'Naked' resignations on the rise
Updated: 2012-01-31 10:34
By Wang Wen (China Daily)
Increasing numbers of workers are leaving jobs with nothing new to go to as attitudes change
BEIJING - When Song Lin submitted her resignation on New Year's Eve her boss asked whether she had received a job offering better pay.
People filling in job application forms at a talent market in Binzhou, Shandong province. At the end of last year, a growing trend in the jobs market was "naked" resignation, which involved people quitting their jobs without having another to go to. Some said they were more interested in working for an organization rather than a business. [Photo/China Daily]
"I don't actually know what I will do after quitting," Song said. "For this reason, I didn't even tell my parents about my decision. I just know that job was not for me."
Song, who had spent the last two years working for a company based overseas in what was her first job, said she is more interested in organizations rather than business. She is prepared to wait several months for the ideal job to arrive and has savings that will support her for at least a year.
The white-collar worker is not alone in China in quitting a job before getting a new one, according to the latest job-hunting research.
It identified a growing trend for younger people to put their ideals ahead of work as the country undergoes a radical transformation from an export-driven manufacturing economy to a more innovative business model.
Job analysts call the trend "naked" resignation. It started to become common in 2011, according to the annual employment report by 51job Inc, one of the biggest human resource service companies in China.
A more liberal and independent generation of workers, like Song, are less likely to be lured by income. Instead, they want a more rewarding life experience that gives them peace of mind, according to specialist observers.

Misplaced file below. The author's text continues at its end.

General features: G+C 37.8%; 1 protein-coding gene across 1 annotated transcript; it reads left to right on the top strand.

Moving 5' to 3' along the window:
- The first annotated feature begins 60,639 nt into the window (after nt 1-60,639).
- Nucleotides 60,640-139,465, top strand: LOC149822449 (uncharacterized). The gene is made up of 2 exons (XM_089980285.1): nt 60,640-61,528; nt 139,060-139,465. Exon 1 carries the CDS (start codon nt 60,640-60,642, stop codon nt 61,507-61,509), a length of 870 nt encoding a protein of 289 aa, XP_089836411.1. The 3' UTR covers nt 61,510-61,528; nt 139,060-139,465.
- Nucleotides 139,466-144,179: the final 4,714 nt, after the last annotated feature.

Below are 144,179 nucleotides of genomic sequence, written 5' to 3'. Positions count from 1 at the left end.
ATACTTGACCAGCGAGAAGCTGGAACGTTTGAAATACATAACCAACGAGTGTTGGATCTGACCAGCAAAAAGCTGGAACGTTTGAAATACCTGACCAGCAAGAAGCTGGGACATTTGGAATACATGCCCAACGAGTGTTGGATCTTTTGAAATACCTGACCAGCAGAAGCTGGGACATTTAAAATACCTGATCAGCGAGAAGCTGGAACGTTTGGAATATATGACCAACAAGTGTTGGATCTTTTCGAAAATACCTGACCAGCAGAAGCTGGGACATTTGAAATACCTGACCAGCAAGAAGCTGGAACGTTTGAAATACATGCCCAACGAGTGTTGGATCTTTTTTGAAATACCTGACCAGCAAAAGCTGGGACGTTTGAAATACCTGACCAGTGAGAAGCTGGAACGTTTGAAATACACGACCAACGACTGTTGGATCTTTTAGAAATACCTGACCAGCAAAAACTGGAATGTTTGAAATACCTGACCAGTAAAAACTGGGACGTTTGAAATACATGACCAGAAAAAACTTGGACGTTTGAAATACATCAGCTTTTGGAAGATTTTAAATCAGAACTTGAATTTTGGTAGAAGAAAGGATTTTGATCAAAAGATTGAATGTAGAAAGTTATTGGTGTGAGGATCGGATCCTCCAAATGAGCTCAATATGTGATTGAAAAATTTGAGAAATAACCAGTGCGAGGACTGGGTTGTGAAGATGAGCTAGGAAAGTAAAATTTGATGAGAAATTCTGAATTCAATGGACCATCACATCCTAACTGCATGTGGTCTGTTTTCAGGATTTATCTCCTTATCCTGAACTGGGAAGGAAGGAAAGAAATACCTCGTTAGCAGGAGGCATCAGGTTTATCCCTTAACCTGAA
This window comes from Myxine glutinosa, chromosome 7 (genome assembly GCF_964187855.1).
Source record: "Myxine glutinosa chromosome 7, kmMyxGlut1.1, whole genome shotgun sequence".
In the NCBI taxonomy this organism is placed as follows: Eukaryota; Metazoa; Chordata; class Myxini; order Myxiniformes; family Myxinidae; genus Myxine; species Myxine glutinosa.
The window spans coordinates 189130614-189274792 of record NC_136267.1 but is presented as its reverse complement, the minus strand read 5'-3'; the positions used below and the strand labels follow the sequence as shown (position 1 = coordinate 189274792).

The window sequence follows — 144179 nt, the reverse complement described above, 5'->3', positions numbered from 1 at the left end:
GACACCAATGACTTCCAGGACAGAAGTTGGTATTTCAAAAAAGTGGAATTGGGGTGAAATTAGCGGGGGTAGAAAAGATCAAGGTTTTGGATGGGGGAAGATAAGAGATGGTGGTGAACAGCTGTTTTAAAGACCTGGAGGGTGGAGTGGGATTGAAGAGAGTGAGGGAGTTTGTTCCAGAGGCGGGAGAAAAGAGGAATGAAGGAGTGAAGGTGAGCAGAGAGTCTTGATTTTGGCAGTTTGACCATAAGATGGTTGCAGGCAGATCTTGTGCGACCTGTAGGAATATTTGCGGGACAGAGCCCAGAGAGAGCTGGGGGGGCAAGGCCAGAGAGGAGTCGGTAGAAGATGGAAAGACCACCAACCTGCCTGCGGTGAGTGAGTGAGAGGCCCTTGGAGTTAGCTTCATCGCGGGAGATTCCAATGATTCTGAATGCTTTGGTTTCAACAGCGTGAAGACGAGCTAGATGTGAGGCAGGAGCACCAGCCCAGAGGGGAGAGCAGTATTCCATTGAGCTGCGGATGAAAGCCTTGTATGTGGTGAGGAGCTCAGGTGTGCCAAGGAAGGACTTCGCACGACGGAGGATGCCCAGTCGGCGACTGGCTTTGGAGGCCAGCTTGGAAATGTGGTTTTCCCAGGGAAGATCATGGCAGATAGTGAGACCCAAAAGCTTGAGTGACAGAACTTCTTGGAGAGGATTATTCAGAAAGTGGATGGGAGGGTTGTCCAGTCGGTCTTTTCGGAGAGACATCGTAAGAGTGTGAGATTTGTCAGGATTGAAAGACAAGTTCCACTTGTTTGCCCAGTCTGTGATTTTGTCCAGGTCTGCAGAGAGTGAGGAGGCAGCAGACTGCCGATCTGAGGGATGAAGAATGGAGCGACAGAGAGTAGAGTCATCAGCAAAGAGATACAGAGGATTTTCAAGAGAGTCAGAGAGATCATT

They are no longer afraid to leave traditional career paths if they find them to be less rewarding than they hoped.
They see abundant opportunities but also less job security. This trend is changing the landscape of China's job market and making it more favorable for employees.
More than 80 percent of surveyed employees said they wanted to change their current jobs at the end of 2011.
"The young generation seems more distant toward the traditional job market," said Feng Lijuan, chief human resources consultant at 51job Inc.
"There is a growing trend that jobs are less important in the lives of workers. They seek more equality in the job market and greater job satisfaction, both mentally and materially."
For Li Chen, managing partner of Apex Recruiter Ltd, a headhunting company in Beijing, about 30 to 40 percent of his candidates resigned "naked".
"These candidates care about opportunities and career development rather than salary," said the veteran headhunter.
A growing number of experienced workers are also lured by opportunities outside business capitals such as Beijing and Shanghai, according to the latest analysis. Second- and third-tier cities in China, although less developed than the first tier, offer more freedom for workers who seek to make a bigger difference in their career paths. It is the chance to be a big fish in a smaller pond.
This new generation downplays the importance of work and is acutely aware of the dangers of overwork. A growing number of employment injuries and death caused by working too hard lie behind a desire to play safe and quit jobs with nothing to go to.
"Employers are also paying more attention to their health," said Xie Zheng, China partner of Antal International, a British-based recruitment company.
China's high inflation rate last year also made life harder for employers, many of whom felt obliged to raise wages to keep staff despite the economic slowdown.
"Some employers raised salaries by up to 30 percent but still couldn't stop their employees from leaving or attract new recruits," said Feng Lijuan.
Vacancies in the job market have risen more than 30 percent but the number of applicants is up just 12 percent, according to statistics compiled by Zhaopin.com, another major human resource service in China.
The current lack of job applicants is forcing employers to be more aggressive in headhunting, analysts said. The first pay rises are often given to shopfloor staff and specialized workers.
The job market in China is also witnessing the first signs of a scaling-back in job recruitment in the face of higher wages in comparison with Southeast Asian countries.
The trend is further transforming China's job market from a labor-intensive one to a more mature one, analysts said.
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